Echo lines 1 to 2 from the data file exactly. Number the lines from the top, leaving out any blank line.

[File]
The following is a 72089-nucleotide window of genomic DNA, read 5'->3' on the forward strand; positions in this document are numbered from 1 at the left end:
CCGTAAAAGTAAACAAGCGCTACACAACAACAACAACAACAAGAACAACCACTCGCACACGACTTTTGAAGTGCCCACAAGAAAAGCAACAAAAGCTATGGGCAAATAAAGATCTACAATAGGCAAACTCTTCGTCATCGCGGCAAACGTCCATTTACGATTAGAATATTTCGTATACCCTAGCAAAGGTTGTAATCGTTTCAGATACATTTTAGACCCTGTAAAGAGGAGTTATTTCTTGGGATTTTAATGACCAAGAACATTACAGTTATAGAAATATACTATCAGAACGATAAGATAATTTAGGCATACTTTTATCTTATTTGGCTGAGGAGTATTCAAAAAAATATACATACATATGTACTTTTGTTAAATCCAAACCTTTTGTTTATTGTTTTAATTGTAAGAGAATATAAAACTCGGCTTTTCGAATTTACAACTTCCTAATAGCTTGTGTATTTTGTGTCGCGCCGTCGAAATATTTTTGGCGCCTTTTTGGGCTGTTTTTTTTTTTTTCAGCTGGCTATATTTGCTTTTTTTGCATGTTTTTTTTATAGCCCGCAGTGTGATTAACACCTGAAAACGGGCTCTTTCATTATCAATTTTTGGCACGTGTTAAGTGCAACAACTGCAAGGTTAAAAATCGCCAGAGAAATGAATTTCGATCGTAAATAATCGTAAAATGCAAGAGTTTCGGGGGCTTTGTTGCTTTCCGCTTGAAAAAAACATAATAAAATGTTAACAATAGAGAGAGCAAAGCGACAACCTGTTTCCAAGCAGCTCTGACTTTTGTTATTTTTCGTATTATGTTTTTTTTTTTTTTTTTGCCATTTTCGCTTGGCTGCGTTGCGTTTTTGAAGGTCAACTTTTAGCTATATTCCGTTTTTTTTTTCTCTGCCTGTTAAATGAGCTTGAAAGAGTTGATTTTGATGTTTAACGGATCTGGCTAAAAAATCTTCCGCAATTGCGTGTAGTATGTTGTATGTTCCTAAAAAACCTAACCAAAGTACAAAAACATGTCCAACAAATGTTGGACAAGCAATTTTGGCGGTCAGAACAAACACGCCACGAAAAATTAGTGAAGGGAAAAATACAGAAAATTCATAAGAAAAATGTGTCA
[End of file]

The following is a 72089-nucleotide window of genomic DNA, read 5'->3' on the forward strand; positions in this document are numbered from 1 at the left end:
CCGTAAAAGTAAACAAGCGCTACACAACAACAACAACAACAAGAACAACCACTCGCACACGACTTTTGAAGTGCCCACAAGAAAAGCAACAAAAGCTATGGGCAAATAAAGATCTACAATAGGCAAACTCTTCGTCATCGCGGCAAACGTCCATTTACGATTAGAATATTTCGTATACCCTAGCAAAGGTTGTAATCGTTTCAGATACATTTTAGACCCTGTAAAGAGGAGTTATTTCTTGGGATTTTAATGACCAAGAACATTACAGTTATAGAAATATACTATCAGAACGATAAGATAATTTAGGCATACTTTTATCTTATTTGGCTGAGGAGTATTCAAAAAAATATACATACATATGTACTTTTGTTAAATCCAAACCTTTTGTTTATTGTTTTAATTGTAAGAGAATATAAAACTCGGCTTTTCGAATTTACAACTTCCTAATAGCTTGTGTATTTTGTGTCGCGCCGTCGAAATATTTTTGGCGCCTTTTTGGGCTGTTTTTTTTTTTTTCAGCTGGCTATATTTGCTTTTTTTGCATGTTTTTTTTATAGCCCGCAGTGTGATTAACACCTGAAAACGGGCTCTTTCATTATCAATTTTTGGCACGTGTTAAGTGCAACAACTGCAAGGTTAAAAATCGCCAGAGAAATGAATTTCGATCGTAAATAATCGTAAAATGCAAGAGTTTCGGGGGCTTTGTTGCTTTCCGCTTGAAAAAAACATAATAAAATGTTAACAATAGAGAGAGCAAAGCGACAACCTGTTTCCAAGCAGCTCTGACTTTTGTTATTTTTCGTATTATGTTTTTTTTTTTTTTTTTGCCATTTTCGCTTGGCTGCGTTGCGTTTTTGAAGGTCAACTTTTAGCTATATTCCGTTTTTTTTTTCTCTGCCTGTTAAATGAGCTTGAAAGAGTTGATTTTGATGTTTAACGGATCTGGCTAAAAAATCTTCCGCAATTGCGTGTAGTATGTTGTATGTTCCTAAAAAACCTAACCAAAGTACAAAAACATGTCCAACAAATGTTGGACAAGCAATTTTGGCGGTCAGAACAAACACGCCACGAAAAATTAGTGAAGGGAAAAATACAGAAAATTCATAAGAAAAATGTGTCA